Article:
There is no lack of small, affordable USB audio interfaces in the world today. But distinguishing attributes do exist among them, and Edirol's UA-25 is one flush with useful features that make it an attractive option. In particular, if you use a laptop and travel a lot, it's nice to have a compact, all-in-one interface that allows you to knock out a vocal on the road or take a console feed at a concert or event. And although portable use is the more obvious application, this interface is every bit as useful in the studio.
NO BIGGER THAN A BREAD BOX
First of all, this box is surprisingly small: 6.5 inches wide, 5.25 inches deep and 1.75 inches tall. It's about the size of a large sandwich (and isn't much heavier). That's what makes this unit perfect for the traveling producer. It will easily fit into a soft-side laptop bag. Awhile back, I had to record remotely and wound up dragging along a mic pre, a compressor and an interface to get the signal into the computer. This box replaces all three and would have been most welcome. Like most such portable interfaces, it has two channels of analog input. It uses the clever Neutrik connectors that allow either ¼-inch or XLR plugs. It also provides switchable 48V phantom power so that you can use condenser mics. Power is derived from the USB bus, but there is one caveat: If your computer, like mine, already has 437 USB devices plugged in, it probably won't be able to successfully power the interface. The use of a powered USB hub solves the problem handily, or if you can temporarily eliminate your other USB devices, you'll be fine. This is yet another feature that makes this interface great for remote recording. A nice blue LED indicates an active USB connection.
Phantom power is not switchable per channel, but it is only available on the XLRs. Thus, an XLR-to-TRS converter will allow you to get around any potential conflicts. Also present are input sensitivity knobs for each channel, and input impedance can be switched between Hi-Z and Lo-Z on channel 2 — perfect for recording a vocal on channel 1 and a guitar on channel 2, for instance. A switchable analog limiter is also featured on the inputs. A green LED indicates limiter activity when it's switched on and a red LED indicates clipping when it's not. Digital I/O is optical only, which is a bit of a disappointment, because coaxial RCA S/PDIF is a lot more common. Nonetheless, optical is becoming more the rule than the exception, so this is not a big deal. A red LED indicates digital input mode.
A stereo/mono switch determines whether monitoring of the inputs happens in stereo or mono, which is nice if you're tracking a single channel. This is only the case when using the analog inputs. A Direct Monitor switch determines whether you're monitoring the inputs directly to eliminate latency or through the computer. The UA-25's driver software enables changing the buffer size to help keep latency as low as possible. The unit has a headphone jack and level controls for both it and the master (control room) outputs. The unit sports both +4dBu balanced ¼-inch and -10dBu RCA master outputs with identical signals, enabling you to route signal to a recorder and to monitors simultaneously. A nice bonus with the UA-25 is MIDI I/O, with a single Input and Output. Many users have portable keyboard controllers, so it's nice to be able to work on tracks on the airplane when you're flying to and from a gig.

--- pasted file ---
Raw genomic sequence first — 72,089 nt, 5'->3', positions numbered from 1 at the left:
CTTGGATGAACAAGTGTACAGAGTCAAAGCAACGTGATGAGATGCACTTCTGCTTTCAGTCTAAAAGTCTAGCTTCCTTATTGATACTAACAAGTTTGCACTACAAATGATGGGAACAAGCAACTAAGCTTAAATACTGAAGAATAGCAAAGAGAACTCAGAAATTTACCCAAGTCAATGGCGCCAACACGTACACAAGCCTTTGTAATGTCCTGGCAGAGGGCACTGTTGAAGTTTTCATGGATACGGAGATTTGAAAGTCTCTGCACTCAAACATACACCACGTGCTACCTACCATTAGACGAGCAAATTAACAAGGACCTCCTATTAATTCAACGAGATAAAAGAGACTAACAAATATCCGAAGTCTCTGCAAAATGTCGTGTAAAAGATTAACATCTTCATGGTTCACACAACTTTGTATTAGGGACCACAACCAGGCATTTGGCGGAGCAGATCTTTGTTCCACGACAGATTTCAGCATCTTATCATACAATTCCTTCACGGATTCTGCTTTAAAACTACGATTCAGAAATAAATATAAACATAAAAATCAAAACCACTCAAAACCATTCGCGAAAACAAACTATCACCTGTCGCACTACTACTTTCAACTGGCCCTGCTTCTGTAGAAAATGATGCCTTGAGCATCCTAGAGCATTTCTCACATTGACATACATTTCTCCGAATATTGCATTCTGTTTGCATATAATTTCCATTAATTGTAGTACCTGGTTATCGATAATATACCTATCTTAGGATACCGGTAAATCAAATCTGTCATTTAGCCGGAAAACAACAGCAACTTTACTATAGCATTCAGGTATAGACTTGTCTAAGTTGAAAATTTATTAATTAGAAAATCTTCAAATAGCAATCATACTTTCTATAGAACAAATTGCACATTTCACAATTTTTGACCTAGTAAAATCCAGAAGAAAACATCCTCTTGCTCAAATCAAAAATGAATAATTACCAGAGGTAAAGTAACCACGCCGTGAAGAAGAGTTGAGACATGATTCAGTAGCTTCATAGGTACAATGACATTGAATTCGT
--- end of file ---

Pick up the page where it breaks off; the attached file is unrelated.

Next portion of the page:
An Advance switch on the unit determines how it behaves in regard to the computer. With the switch on, Edirol's software driver enables as high as 24-bit, 96kHz sample-rate operation. Otherwise, using the audio driver included in your OS, basic 16-bit, 44.1 or 48kHz operation is the default. An important note: When in 96kHz mode, the unit can either record or play back at one time, not both. Also, MIDI is only available in Advanced mode. And, of course, 44.1, 48 and 96kHz resolutions are all available. With Windows computers, WDM, MME, DirectSound and ASIO 2.0 protocols are supported. For Mac OS X users, CoreAudio, ASIO 2.0 and CoreMIDI are supported. Edirol includes drivers for Mac OS 9 users, enabling ASIO 2.0 compatibility, and via OMS, MIDI can be handled, as well. MOTU's FreeMIDI is also supported — a nice touch.
READY TO GROOVE
After I opened the box and pulled out the unit, I was literally up and running in about two minutes. The setup is definitely no-muss, no-fuss. I needed to record a spoken vocal for a house track, so I plugged in a good condenser mic in preparation for recording into MOTU Digital Performer 4. I applied phantom power, dialed up an appropriate level and started recording right away. After I made adjustments in DP4's hardware dialog, the UA-25's inputs and outputs were immediately available. The quality of the mic pre was great, as was the conversion. I used the limiter to help keep level in control, and it was very transparent. There was no audible pumping or ridiculous brick-wall slamming of the signal — just nice, clear audio.
The UA-25 is solidly built. Its metal box feels quite sturdy, and the controls don't feel wobbly or cheap. The mic pres are not $2,000 Class A systems, but they sound good. The converters also exhibit good quality, obviously more so at high resolution. This interface was clearly designed for people on the run — it slips into your computer bag and gives you a lot of power for such a small box. If you need a high-quality, portable audio and MIDI interface, the UA-25 is a great value.
UA-25 > $295
Pros: Portable. Good quality. USB-powered.
Cons: No coaxial S/PDIF I/O.
MAC: G3/233; 64 MB RAM; Mac OS 9.x/OS X; USB port; OMS 2.3.3 or FreeMIDI 1.35 (Mac OS 9.x only)
PC: Intel-compatible/600; 64 MB RAM; Windows 98/98SE/2000/ME/XP; USB port (Intel USB chipset recommended)